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I was reading in MSDN that a List is thread safe when used as a public static type . However the following code snippet proves otherwise. I am trying to add and remove elements from the list but the remove method throws an error midway saying index out of bounds. What is going wrong here?

Is this a right implementation to check my theory. If not, can someone please suggest a better example.

class Program
{
    public static List<string> strlist = new List<string>();
    public static AutoResetEvent autoEvent = new AutoResetEvent(false);
    static void Main(string[] args)
    {

        strlist = new List<string>();
        new Thread(() => 
        {

            for(int i=0;i<10000000;i++)
            {
         strlist.Add("item1");
            }
            //Thread.Sleep(5000);
            autoEvent.Set();
        }).Start(); ;

        new Thread(() => {

         strlist.ForEach(e => strlist.Remove(e));

        }).Start();

        Console.WriteLine("Waiting");
        autoEvent.WaitOne();
        int ci = 0;

        strlist.ForEach(str => ci++);
        Console.WriteLine(ci.ToString() + " Done");
        Console.Read();


    }

}
share|improve this question
    
"I was reading in MSDN that a List is thread safe when used as a public static type." This is not true. The creation of the list is thread-safe, but accessing it is not (as your code demonstrates). –  Travis Gockel Nov 19 '11 at 20:35
3  
Please link to this documentation. I can see on the documentation for List<T> the following: Public static (Shared in Visual Basic) members of this type are thread safe.. This is very different from your assertion. –  Oded Nov 19 '11 at 20:37
    
You read wrong. See Mark's answer. Look at the docs again. –  Ritch Melton Nov 19 '11 at 20:51
    
possible duplicate of C# - List<> concurrent removing and adding –  tzot Nov 21 '11 at 14:52

3 Answers 3

up vote 7 down vote accepted

I was reading in MSDN that a List is thread safe when used as a public static type.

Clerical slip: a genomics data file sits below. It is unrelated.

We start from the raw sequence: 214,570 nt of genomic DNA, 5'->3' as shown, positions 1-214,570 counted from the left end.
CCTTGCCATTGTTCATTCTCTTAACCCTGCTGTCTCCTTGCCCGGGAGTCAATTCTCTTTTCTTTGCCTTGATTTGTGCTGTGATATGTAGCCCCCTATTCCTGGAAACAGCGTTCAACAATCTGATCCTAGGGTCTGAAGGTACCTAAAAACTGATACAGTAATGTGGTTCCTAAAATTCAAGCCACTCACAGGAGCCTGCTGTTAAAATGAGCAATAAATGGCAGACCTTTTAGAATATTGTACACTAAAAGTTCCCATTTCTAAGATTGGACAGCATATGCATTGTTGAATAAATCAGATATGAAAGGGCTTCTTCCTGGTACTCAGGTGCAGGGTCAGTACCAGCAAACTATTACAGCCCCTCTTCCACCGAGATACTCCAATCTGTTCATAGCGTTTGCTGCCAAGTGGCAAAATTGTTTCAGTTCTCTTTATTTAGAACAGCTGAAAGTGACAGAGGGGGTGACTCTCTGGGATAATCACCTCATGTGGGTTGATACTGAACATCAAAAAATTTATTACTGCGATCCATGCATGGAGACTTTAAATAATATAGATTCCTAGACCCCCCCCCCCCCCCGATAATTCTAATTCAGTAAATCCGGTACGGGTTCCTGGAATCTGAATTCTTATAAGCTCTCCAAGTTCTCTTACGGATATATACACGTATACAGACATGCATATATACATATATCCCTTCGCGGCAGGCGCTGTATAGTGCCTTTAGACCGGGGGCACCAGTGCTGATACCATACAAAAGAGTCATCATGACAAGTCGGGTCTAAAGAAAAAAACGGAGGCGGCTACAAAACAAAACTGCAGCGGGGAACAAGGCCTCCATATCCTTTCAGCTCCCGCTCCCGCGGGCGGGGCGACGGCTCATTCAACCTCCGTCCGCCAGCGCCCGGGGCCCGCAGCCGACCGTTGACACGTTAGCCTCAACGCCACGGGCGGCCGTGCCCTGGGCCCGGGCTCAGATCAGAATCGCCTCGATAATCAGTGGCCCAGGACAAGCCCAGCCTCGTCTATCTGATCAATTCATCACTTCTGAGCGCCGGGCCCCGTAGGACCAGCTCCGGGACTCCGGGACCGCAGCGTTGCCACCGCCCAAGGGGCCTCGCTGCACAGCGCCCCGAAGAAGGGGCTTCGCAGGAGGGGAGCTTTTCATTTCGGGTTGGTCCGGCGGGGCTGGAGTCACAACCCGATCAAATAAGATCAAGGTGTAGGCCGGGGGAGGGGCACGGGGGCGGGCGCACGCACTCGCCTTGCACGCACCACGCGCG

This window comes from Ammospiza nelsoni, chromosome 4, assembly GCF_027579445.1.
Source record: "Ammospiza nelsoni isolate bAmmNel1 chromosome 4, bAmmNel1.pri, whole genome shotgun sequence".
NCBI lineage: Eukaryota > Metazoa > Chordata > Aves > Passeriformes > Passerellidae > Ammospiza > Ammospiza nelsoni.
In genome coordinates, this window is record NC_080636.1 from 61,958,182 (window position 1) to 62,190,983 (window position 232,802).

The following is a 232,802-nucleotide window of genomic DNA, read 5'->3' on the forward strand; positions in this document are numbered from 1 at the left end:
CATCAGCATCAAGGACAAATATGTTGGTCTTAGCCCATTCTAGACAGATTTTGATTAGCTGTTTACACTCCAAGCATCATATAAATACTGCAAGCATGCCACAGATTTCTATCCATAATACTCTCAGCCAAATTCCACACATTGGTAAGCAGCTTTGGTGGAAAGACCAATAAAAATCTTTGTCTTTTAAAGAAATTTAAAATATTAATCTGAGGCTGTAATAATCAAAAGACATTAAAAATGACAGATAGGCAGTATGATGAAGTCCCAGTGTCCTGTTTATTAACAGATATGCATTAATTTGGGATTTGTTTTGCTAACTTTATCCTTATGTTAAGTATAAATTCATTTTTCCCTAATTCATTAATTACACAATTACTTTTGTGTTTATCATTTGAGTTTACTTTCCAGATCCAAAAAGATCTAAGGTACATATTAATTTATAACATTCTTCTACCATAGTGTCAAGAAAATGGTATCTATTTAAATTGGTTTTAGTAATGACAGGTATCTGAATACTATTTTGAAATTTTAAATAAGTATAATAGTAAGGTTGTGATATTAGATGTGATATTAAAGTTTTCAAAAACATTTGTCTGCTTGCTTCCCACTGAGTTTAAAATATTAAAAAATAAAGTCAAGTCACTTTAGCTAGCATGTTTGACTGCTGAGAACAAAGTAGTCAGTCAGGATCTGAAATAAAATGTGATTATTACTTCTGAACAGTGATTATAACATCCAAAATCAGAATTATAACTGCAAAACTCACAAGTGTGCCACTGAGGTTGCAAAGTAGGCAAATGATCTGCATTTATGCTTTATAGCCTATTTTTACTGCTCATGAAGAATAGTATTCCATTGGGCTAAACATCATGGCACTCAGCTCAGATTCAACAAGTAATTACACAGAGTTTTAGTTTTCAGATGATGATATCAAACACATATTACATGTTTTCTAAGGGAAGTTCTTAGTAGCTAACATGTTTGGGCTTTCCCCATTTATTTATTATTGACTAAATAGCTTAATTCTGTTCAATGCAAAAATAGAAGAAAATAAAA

That statement is not true. You probably are referring to this text:

Public static members of this type are thread safe.

That refers to members of the class List<T>. It does not refer to instances of the class List<T>.

share|improve this answer
    
I don't understand the downvote..... –  David Heffernan Nov 19 '11 at 20:54
    
I don't either. Upvoted. –  Ritch Melton Nov 19 '11 at 21:07

Your reading was incorrect. You are using instance members (.Add() etc); instance members are not thread-safe; MSDN is explicit about this.

Thread Safety

Public static (Shared in Visual Basic) members of this type are thread safe. Any instance members are not guaranteed to be thread safe.

A List<T> can support multiple readers concurrently, as long as the collection is not modified. Enumerating through a collection is intrinsically not a thread-safe procedure. In the rare case where an enumeration contends with one or more write accesses, the only way to ensure thread safety is to lock the collection during the entire enumeration. To allow the collection to be accessed by multiple threads for reading and writing, you must implement your own synchronization.

In fact, List<T> doesn't have any static methods (the text merely asserts the default: static members are usually thread-safe; instance members are usually not thread-safe)

share|improve this answer
    
Right. The 'List<T>' members declared public static are thread safe. –  Ritch Melton Nov 19 '11 at 20:51
4  
@RitchMelton yes - all zero of them. –  Marc Gravell Nov 19 '11 at 20:54
    
ROFL. I hadn't noticed that. –  Ritch Melton Nov 19 '11 at 20:55

I think when they said "static" they didn't mean you have to use static keyword and everything works. They meant that as long as the list is static, as in "it never gets modified in any way," then you can use it from multiple threads without any problems.

share|improve this answer
    
No, by static, they meant the usual expected API convention: any static methods are thread-safe. Indeed, all zero static methods of List<T> are thread-safe - I read all zero three times, just to be sure. –  Marc Gravell Nov 19 '11 at 20:53

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